A workplace culture of equality is a powerful multiplier of innovation and growth, according to our latest research, conducted to celebrate International Women’s Day 2019. Culture is more effective than just diversity, though there’s a serious disconnect between leadership and employees.
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Our Getting to Equal 2019 report has been conducted among 18,000 professionals in 27 countries, including a model that combines employee survey results with published labor force data. It builds on our 2018 research, which identified 40 workplace factors that contribute to a culture of equality.
This year, we’ve surveyed how workplace equality relates to innovation. Does a culture of equality help employees to be more innovative? Why is a culture of equality more effective than simply being diverse? How does culture drive innovation? Which factors matter most and how can companies create the most innovative environment? And which factors do business leaders identify as key to their innovation success?
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Unlocking Gender Equality and Narrowing the Pay Gap
In light of International Women’s Day 2018, Accenture released the latest edition of its gender equality research. The report is based on a survey of more than 22,000 working men and women in 34 countries, with over 700 Dutch respondents, and determines the key factors for workplace cultures.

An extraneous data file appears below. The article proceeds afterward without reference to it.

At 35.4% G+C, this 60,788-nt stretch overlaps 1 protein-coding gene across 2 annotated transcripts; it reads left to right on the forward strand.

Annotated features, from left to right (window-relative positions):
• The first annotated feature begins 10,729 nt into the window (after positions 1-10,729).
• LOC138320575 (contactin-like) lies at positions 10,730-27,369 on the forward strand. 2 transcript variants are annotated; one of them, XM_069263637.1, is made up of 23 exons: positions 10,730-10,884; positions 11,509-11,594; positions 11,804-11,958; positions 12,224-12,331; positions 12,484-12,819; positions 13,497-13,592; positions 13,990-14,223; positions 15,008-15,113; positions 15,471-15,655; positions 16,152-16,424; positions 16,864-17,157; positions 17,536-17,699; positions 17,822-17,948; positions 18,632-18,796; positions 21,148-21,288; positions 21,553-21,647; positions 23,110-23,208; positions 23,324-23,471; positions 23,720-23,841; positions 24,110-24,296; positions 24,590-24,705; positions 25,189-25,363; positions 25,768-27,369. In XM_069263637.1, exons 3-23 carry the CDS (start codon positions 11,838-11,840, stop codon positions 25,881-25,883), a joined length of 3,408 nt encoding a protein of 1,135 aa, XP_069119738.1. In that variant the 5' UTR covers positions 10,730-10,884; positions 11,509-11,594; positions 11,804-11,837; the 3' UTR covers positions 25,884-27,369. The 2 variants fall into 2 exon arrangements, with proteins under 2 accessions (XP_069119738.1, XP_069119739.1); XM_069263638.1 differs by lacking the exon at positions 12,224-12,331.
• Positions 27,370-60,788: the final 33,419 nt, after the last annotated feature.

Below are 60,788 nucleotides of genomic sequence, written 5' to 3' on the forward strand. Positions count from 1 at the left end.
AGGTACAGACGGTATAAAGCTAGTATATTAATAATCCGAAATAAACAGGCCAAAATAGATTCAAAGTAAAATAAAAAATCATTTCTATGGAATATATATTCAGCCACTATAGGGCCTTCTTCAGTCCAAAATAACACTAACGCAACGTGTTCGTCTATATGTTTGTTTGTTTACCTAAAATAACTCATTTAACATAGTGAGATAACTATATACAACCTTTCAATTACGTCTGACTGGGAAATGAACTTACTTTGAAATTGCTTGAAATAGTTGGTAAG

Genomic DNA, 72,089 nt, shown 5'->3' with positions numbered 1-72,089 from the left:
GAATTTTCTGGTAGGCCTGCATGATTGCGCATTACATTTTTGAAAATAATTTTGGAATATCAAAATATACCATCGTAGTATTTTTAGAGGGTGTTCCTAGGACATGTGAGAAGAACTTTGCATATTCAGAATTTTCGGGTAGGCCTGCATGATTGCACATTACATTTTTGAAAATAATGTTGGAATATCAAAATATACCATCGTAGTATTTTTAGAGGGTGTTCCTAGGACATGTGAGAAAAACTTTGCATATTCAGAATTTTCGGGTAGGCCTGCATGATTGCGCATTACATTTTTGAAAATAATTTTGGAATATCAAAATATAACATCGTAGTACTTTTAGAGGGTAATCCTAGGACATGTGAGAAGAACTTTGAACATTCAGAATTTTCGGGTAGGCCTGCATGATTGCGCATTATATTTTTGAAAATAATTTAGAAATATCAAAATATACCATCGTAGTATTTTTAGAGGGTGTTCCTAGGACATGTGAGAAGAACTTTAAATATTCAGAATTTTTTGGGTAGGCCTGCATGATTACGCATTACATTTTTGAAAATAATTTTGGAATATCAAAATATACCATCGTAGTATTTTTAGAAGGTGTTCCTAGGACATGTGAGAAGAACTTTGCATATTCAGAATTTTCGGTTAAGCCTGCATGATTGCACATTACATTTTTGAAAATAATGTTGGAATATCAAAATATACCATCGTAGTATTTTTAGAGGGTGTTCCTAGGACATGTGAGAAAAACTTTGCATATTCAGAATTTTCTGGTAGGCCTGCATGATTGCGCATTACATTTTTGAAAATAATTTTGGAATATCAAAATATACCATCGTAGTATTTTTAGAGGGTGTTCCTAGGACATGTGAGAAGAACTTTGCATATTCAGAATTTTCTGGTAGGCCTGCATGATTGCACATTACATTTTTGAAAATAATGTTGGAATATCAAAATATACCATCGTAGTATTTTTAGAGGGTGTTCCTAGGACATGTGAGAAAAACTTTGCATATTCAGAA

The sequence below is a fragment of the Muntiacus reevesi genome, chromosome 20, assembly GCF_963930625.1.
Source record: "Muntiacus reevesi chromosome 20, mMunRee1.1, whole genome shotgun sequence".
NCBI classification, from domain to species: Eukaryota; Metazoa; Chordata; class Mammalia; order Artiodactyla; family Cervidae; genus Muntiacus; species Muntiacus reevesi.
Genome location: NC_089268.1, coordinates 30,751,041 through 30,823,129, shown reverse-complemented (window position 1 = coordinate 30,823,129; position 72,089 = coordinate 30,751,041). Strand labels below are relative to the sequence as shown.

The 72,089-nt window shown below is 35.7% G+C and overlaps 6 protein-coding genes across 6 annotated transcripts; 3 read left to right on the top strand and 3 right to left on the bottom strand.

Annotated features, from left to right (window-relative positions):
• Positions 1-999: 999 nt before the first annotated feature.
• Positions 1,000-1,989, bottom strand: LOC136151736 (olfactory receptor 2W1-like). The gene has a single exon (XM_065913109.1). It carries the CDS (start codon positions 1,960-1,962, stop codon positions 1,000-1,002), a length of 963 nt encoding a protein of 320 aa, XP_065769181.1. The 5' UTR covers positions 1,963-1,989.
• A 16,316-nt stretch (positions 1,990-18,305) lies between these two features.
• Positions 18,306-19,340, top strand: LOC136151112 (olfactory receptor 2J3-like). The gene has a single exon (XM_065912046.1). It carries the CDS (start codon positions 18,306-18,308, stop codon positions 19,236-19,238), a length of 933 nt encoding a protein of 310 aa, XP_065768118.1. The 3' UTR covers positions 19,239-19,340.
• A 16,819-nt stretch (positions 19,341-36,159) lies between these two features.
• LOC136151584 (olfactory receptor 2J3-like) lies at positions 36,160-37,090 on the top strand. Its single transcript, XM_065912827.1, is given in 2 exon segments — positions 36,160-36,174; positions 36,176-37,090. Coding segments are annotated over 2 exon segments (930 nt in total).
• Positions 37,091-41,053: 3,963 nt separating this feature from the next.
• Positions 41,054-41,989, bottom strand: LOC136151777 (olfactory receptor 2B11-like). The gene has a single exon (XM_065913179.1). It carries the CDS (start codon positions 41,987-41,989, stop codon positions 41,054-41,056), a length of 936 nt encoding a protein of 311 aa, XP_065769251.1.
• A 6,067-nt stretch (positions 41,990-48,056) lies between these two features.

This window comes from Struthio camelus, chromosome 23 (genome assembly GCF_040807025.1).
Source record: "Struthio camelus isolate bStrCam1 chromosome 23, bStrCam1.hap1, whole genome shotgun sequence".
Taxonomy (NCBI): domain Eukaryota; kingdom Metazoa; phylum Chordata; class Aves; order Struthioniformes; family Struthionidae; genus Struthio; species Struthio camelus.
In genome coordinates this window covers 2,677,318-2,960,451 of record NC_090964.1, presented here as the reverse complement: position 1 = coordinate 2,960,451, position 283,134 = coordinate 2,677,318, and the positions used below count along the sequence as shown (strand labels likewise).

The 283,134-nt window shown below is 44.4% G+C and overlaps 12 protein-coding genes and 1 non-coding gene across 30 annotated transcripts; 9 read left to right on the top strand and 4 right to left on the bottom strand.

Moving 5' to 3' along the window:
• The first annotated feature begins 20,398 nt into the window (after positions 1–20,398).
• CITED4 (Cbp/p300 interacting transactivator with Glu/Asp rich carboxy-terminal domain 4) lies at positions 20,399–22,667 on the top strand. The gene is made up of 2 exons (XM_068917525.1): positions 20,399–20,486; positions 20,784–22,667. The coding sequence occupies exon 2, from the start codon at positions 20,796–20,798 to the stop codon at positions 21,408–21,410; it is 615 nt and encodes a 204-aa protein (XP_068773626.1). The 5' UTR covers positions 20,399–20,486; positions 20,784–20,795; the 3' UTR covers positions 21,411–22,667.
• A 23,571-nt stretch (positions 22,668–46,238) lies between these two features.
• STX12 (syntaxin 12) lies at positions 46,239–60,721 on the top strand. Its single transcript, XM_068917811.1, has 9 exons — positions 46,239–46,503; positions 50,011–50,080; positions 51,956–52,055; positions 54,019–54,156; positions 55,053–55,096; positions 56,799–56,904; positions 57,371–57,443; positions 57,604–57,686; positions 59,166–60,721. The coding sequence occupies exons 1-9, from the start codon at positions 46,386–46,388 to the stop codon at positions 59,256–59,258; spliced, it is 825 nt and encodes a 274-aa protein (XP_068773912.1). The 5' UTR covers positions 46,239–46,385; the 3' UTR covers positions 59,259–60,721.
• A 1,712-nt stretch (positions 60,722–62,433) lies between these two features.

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Against every factor we tested, culture wins
This year’s research determined that an empowering environment is by far the most important of the three culture-of-equality categories in increasing an innovation mindset, which consists of six elements: purpose, autonomy, resources, inspiration, collaboration, and experimentation.
Culture’s power to boost innovation is blind to industry, country and various workforce demographics. Among those surveyed, people across all genders, sexual identities, ages and ethnicities show a stronger innovation mindset in more-equal workplace cultures.
In companies where the factors that drive a culture of equality are most common, an individual’s willingness and ability to innovate is nearly five times higher than in companies where the factors are least common.
Figure 2. Innovation mindset among companies with a most equal, typical or least equal culture. (Source: Accenture, Getting to equal, 2019)
So, what is a culture of equality? Which factors are driving such a culture? According to our research,
As culture improves, the innovation mindset improves. For every ten percent that the cultural factors improve by, innovation mindset increases by 10.7 percent. So, when looking at a 100 percent improvement in culture, you’ll get a 107 percent increase in innovation mindset in return.
This change is underpinned by all three pillars of our workplace culture-of-equality factors, which are:
- Empowering environment (71 percent): one that trusts employees, respects individuals and offers the freedom to be creative and to train and work flexibly.
- Comprehensive action (26 percent): policies and practices that are family-friendly, support both genders and are bias-free in attracting and retaining people.
- Bold leadership (11 percent): a diverse leadership team that sets, shares and measures equality targets openly.
Clearly, it’s the empowerment factors that have the strongest impact. But it doesn’t stop there. Employees in most-equal cultures also see fewer barriers to innovating at work, and they’re less afraid to fail.
A disconnect between executives and employees